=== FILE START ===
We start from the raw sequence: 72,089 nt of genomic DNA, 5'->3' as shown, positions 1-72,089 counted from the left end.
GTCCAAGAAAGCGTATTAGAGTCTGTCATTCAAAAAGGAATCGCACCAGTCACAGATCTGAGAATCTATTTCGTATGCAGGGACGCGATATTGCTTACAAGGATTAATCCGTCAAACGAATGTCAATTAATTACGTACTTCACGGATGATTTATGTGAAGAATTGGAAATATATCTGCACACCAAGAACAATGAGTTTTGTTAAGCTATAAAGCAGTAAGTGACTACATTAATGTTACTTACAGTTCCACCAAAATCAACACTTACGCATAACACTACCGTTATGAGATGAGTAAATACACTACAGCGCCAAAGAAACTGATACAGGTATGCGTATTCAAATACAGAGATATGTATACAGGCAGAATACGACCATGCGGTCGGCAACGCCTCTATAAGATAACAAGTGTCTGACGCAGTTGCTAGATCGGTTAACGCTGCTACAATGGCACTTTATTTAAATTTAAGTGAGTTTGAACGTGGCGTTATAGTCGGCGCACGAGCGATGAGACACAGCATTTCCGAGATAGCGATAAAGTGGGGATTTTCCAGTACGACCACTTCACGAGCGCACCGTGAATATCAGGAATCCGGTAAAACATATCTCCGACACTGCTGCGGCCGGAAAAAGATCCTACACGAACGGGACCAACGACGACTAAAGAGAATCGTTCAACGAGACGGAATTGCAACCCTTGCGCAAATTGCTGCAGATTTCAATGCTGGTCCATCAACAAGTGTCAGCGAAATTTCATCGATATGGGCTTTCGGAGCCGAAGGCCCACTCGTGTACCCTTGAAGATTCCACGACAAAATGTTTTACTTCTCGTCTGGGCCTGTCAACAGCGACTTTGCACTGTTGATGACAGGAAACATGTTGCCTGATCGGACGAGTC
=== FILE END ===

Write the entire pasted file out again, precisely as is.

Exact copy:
We start from the raw sequence: 72,089 nt of genomic DNA, 5'->3' as shown, positions 1-72,089 counted from the left end.
GTCCAAGAAAGCGTATTAGAGTCTGTCATTCAAAAAGGAATCGCACCAGTCACAGATCTGAGAATCTATTTCGTATGCAGGGACGCGATATTGCTTACAAGGATTAATCCGTCAAACGAATGTCAATTAATTACGTACTTCACGGATGATTTATGTGAAGAATTGGAAATATATCTGCACACCAAGAACAATGAGTTTTGTTAAGCTATAAAGCAGTAAGTGACTACATTAATGTTACTTACAGTTCCACCAAAATCAACACTTACGCATAACACTACCGTTATGAGATGAGTAAATACACTACAGCGCCAAAGAAACTGATACAGGTATGCGTATTCAAATACAGAGATATGTATACAGGCAGAATACGACCATGCGGTCGGCAACGCCTCTATAAGATAACAAGTGTCTGACGCAGTTGCTAGATCGGTTAACGCTGCTACAATGGCACTTTATTTAAATTTAAGTGAGTTTGAACGTGGCGTTATAGTCGGCGCACGAGCGATGAGACACAGCATTTCCGAGATAGCGATAAAGTGGGGATTTTCCAGTACGACCACTTCACGAGCGCACCGTGAATATCAGGAATCCGGTAAAACATATCTCCGACACTGCTGCGGCCGGAAAAAGATCCTACACGAACGGGACCAACGACGACTAAAGAGAATCGTTCAACGAGACGGAATTGCAACCCTTGCGCAAATTGCTGCAGATTTCAATGCTGGTCCATCAACAAGTGTCAGCGAAATTTCATCGATATGGGCTTTCGGAGCCGAAGGCCCACTCGTGTACCCTTGAAGATTCCACGACAAAATGTTTTACTTCTCGTCTGGGCCTGTCAACAGCGACTTTGCACTGTTGATGACAGGAAACATGTTGCCTGATCGGACGAGTC